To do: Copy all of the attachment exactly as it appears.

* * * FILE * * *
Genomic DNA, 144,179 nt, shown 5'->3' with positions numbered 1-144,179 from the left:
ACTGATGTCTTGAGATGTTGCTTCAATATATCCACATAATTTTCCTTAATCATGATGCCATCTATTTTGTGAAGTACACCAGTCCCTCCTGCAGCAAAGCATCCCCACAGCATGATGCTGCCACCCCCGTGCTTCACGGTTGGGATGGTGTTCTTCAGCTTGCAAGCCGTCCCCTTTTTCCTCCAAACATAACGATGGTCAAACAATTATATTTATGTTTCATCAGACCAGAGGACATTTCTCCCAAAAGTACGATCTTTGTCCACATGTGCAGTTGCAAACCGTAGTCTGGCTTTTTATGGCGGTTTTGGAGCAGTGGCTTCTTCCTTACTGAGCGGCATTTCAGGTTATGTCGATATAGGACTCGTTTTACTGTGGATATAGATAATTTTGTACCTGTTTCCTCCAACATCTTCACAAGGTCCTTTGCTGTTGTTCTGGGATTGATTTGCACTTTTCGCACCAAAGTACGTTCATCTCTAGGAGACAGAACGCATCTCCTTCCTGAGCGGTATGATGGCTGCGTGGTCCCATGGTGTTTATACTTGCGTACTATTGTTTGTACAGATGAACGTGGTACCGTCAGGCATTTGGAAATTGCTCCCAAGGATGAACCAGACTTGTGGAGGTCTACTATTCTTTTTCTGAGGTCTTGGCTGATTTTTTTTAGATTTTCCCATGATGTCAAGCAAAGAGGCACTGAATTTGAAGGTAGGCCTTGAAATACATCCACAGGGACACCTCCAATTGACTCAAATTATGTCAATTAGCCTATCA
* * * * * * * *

Genomic DNA, 144,179 nt, shown 5'->3' with positions numbered 1-144,179 from the left:
ACTGATGTCTTGAGATGTTGCTTCAATATATCCACATAATTTTCCTTAATCATGATGCCATCTATTTTGTGAAGTACACCAGTCCCTCCTGCAGCAAAGCATCCCCACAGCATGATGCTGCCACCCCCGTGCTTCACGGTTGGGATGGTGTTCTTCAGCTTGCAAGCCGTCCCCTTTTTCCTCCAAACATAACGATGGTCAAACAATTATATTTATGTTTCATCAGACCAGAGGACATTTCTCCCAAAAGTACGATCTTTGTCCACATGTGCAGTTGCAAACCGTAGTCTGGCTTTTTATGGCGGTTTTGGAGCAGTGGCTTCTTCCTTACTGAGCGGCATTTCAGGTTATGTCGATATAGGACTCGTTTTACTGTGGATATAGATAATTTTGTACCTGTTTCCTCCAACATCTTCACAAGGTCCTTTGCTGTTGTTCTGGGATTGATTTGCACTTTTCGCACCAAAGTACGTTCATCTCTAGGAGACAGAACGCATCTCCTTCCTGAGCGGTATGATGGCTGCGTGGTCCCATGGTGTTTATACTTGCGTACTATTGTTTGTACAGATGAACGTGGTACCGTCAGGCATTTGGAAATTGCTCCCAAGGATGAACCAGACTTGTGGAGGTCTACTATTCTTTTTCTGAGGTCTTGGCTGATTTTTTTTAGATTTTCCCATGATGTCAAGCAAAGAGGCACTGAATTTGAAGGTAGGCCTTGAAATACATCCACAGGGACACCTCCAATTGACTCAAATTATGTCAATTAGCCTATCA